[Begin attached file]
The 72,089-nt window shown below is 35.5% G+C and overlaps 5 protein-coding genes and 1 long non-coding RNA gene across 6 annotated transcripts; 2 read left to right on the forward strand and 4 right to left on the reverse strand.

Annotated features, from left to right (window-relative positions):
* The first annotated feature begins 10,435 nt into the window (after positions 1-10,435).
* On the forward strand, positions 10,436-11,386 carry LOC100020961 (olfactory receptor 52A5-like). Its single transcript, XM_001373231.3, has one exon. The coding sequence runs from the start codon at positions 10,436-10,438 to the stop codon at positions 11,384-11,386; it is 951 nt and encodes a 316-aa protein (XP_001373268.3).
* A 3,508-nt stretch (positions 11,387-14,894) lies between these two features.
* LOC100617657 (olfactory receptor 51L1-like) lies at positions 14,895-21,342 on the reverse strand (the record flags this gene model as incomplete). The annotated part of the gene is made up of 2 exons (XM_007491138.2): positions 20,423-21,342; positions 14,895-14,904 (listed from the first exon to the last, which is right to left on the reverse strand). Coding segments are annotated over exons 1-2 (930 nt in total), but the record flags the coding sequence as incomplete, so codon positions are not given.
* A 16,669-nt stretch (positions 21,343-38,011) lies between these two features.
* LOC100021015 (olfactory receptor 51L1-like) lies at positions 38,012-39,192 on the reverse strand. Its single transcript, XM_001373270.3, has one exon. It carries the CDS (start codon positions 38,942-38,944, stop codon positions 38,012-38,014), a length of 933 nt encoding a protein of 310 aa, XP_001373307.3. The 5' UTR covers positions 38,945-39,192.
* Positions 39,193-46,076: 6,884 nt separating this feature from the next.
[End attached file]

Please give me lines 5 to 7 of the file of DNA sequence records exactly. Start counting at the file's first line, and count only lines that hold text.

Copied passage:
* A 3,508-nt stretch (positions 11,387-14,894) lies between these two features.
* LOC100617657 (olfactory receptor 51L1-like) lies at positions 14,895-21,342 on the reverse strand (the record flags this gene model as incomplete). The annotated part of the gene is made up of 2 exons (XM_007491138.2): positions 20,423-21,342; positions 14,895-14,904 (listed from the first exon to the last, which is right to left on the reverse strand). Coding segments are annotated over exons 1-2 (930 nt in total), but the record flags the coding sequence as incomplete, so codon positions are not given.
* A 16,669-nt stretch (positions 21,343-38,011) lies between these two features.